I’m at the annual meeting of the Headmaster’s Association as I write, an organization whose sole requirement of membership is that you show up for the annual meeting. That’s largely because the two-day gatherings are substantive and provocative. This year the program headline reads “International Flux: Instability, Conflict, Security, Alliances.”
It’s certainly a timely topic. Already we have heard from the recently retired EPA National Research Program Director for Air, Climate and Energy Research, whose purpose was to show us some of the potential impacts on security, alliances, and stability given our evolving planet, our energy consumption, our warming climate and our air quality (or lack thereof). There were lots of charts and graphs, of course, with rapidly ascending vertices. It isn’t a pretty picture he paints. The most notable fact he shared concerns carbon dioxide and its lifespan in our atmosphere. Approximately 25% of our CO2 emissions today (which are astronomically higher than they were 25, 50, or 100 years ago) will remain in our atmosphere for the next 25,000 years. For context, nuclear waste (which has its own set of challenges) has a lifespan of only 1,000 years. What we do (or don’t do) now will have legs … long legs.
The second speaker focused on human conflict around the world. The founder of an organization called Transnational Threats Program at the Center for Strategic and International Studies, he shared insight from visits to dozens of conflict zones around the world, interviews with combatants on all sides of ongoing disputes, and a host of statistics relating to insurgencies around the world. He even showed a slide of the disturbing number of identified hate groups within the United States who represent potential domestic insurgencies. His primary points were not about those fighting for one thing or another but rather on the forces that give rise to conflict, revolution, terrorism, and war. Sadly, responsibility for such things is widely shared, but governments in particular are the major players and culprits. And governments, at least on an aggregate basis, are not reliable when it comes to responsible and unselfish service to the populace.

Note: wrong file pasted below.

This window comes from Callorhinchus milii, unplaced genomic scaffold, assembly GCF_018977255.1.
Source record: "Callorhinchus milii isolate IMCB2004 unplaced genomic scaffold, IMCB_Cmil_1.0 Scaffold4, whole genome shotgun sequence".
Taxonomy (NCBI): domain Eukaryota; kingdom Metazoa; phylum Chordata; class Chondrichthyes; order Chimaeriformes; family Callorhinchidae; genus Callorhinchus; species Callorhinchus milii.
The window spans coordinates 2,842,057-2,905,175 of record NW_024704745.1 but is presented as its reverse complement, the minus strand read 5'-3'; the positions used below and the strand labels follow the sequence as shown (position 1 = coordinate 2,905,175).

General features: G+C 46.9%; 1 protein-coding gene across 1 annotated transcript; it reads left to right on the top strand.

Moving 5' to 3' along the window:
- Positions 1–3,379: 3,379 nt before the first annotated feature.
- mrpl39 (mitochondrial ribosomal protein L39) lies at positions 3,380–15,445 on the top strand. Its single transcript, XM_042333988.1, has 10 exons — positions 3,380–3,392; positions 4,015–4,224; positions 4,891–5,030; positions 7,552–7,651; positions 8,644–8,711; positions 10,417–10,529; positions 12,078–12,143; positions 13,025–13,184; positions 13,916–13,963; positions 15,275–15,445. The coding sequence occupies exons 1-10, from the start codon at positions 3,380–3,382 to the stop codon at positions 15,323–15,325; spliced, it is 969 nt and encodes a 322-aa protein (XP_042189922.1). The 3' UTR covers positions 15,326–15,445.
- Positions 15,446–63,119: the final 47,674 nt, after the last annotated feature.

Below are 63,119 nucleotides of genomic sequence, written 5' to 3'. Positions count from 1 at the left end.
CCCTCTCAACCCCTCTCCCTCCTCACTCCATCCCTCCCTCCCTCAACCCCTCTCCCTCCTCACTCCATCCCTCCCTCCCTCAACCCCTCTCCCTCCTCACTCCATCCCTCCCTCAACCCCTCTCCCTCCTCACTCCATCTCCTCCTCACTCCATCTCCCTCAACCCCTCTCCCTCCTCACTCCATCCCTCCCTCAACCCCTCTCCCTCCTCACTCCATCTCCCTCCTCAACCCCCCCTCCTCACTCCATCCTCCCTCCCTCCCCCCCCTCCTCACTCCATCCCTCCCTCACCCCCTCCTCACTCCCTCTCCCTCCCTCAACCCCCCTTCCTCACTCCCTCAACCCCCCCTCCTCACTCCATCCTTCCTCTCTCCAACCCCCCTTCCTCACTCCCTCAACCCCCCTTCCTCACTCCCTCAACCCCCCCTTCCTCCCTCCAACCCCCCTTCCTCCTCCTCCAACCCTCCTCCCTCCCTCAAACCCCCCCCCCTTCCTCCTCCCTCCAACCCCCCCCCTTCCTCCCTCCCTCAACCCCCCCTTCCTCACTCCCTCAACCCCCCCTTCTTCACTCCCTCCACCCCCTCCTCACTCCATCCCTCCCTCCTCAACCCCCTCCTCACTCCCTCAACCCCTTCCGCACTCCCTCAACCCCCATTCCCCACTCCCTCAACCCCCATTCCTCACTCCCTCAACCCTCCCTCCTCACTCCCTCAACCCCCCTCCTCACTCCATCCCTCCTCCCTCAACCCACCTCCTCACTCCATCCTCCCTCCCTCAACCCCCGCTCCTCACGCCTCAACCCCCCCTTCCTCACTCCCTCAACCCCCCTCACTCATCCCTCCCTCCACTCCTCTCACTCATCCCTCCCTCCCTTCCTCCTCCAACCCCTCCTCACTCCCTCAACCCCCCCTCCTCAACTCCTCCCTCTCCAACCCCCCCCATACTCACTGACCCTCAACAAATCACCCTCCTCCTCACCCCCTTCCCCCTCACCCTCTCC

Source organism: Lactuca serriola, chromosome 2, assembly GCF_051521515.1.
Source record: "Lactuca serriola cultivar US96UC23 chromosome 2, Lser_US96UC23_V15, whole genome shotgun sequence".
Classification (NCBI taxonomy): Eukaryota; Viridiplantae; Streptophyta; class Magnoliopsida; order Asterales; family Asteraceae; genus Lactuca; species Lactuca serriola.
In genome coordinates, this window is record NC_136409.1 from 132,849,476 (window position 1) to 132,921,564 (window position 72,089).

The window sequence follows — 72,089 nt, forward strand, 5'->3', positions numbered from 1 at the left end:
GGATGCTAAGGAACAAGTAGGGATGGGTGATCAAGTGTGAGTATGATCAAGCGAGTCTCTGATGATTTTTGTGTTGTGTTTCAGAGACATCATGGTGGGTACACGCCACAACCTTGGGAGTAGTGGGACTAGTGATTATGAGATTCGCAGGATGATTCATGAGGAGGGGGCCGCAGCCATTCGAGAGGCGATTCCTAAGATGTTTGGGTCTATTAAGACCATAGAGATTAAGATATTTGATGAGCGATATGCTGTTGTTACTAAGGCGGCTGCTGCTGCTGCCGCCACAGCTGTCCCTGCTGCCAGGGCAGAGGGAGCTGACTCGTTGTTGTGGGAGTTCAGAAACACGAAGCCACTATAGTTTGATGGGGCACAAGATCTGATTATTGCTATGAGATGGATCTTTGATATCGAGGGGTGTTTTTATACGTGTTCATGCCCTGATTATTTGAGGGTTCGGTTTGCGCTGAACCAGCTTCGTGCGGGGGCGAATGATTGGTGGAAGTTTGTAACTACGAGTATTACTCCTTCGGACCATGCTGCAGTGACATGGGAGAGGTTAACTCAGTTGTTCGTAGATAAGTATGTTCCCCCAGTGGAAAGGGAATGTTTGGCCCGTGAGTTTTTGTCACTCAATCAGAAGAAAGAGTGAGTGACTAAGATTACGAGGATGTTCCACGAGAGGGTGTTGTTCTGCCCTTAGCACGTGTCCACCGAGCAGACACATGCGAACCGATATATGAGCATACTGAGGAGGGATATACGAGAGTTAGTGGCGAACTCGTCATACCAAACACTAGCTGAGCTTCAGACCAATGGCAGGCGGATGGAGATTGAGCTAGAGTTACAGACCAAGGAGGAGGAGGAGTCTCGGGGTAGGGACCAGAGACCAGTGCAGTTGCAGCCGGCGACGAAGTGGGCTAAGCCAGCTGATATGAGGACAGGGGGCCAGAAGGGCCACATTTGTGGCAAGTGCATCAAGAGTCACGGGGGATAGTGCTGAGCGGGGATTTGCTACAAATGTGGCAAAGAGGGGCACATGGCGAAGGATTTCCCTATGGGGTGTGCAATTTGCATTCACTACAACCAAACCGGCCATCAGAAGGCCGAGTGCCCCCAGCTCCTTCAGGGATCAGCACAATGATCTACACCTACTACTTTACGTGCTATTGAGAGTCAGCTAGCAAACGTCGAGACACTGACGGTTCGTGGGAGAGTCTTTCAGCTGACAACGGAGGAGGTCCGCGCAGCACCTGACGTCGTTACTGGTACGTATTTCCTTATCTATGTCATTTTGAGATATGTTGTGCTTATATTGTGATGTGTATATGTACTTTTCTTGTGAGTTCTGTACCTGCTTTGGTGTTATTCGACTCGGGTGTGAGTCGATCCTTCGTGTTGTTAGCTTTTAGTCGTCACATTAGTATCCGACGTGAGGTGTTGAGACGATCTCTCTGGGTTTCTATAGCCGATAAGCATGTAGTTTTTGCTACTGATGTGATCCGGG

As you can probably imagine, after both presentations, “So, what do we do?” was the first question anyone asked. The second speaker said sometimes he puts up a slide that reads, “silver linings.” He didn’t this time, he said, because there aren’t many. Strangely, the climate guy was more reassuring. He said there’s lots that can be done. But with a few exceptions, most countries (including the United States) aren’t doing much at all. Which brings us right back to the question, the same one many of our students ask when confronted with a dilemma or challenge or impediment, what do we do?
There isn’t a single answer to that question, I suppose. But surely most of the reasonable possibilities have to do with trying, with learning, with listening, with communicating, and with serving in some manner a public good. Like all productive problem solving, resolution on these global issues will rely on our inclination to assess multiple viewpoints, recognize the complexity of the issues, and build momentum collectively. It’s not unlike the very things students in schools do every day or what those of us in the workplace participate in as we advance our professional communities.
Thomas Jefferson stressed that Democracy—the same form of government that Winston Churchill called, “The absolute worst … except for all of the other kinds”—depends upon an educated electorate. It seems like our current challenges—which are about far more than the here and now—are evidence that our answer on a global basis reflects each of our individual answers. Like Dan Cherry ’96, who spoke to our community earlier this week, “me=we.” What each of us does (or does not do) goes beyond each of us. In such a way, individual problem solving may well lead to global problem solving. Remember Margaret Mead’s great observation, “Never doubt the capacity of a single person to change the world. It’s the only thing that ever has.”
And so we do our part. We educate ourselves and make our personal commitments. We vote, share our voices, contribute to the national discourse. We listen to viewpoints that may differ from our own and consider them responsibly. We matter. Each of us. Mr. Cate knew that. It’s why he started this school. Surely every other school in the country and the world has that expectation at its foundation as well.
Yes, there is urgency. And the risk is great. But my experience of today is that the things we have always believed in—the inclination of people to make a difference, to mobilize and act when called upon—are the very things we must continue to rely on. Our planet needs us, and it needs our best. And that’s what we’ll give it.